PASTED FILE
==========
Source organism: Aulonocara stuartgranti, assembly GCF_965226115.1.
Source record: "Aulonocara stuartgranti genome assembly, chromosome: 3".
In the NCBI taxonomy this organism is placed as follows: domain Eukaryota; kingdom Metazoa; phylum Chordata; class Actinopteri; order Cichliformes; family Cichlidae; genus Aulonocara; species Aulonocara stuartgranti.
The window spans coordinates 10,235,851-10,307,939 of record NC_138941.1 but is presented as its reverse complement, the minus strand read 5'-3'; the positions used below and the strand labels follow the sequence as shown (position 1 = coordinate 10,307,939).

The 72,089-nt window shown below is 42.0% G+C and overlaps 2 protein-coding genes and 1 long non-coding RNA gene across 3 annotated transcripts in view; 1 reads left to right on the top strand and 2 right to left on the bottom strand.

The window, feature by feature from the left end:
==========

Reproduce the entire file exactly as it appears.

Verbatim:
Source organism: Aulonocara stuartgranti, assembly GCF_965226115.1.
Source record: "Aulonocara stuartgranti genome assembly, chromosome: 3".
In the NCBI taxonomy this organism is placed as follows: domain Eukaryota; kingdom Metazoa; phylum Chordata; class Actinopteri; order Cichliformes; family Cichlidae; genus Aulonocara; species Aulonocara stuartgranti.
The window spans coordinates 10,235,851-10,307,939 of record NC_138941.1 but is presented as its reverse complement, the minus strand read 5'-3'; the positions used below and the strand labels follow the sequence as shown (position 1 = coordinate 10,307,939).

The 72,089-nt window shown below is 42.0% G+C and overlaps 2 protein-coding genes and 1 long non-coding RNA gene across 3 annotated transcripts in view; 1 reads left to right on the top strand and 2 right to left on the bottom strand.

The window, feature by feature from the left end: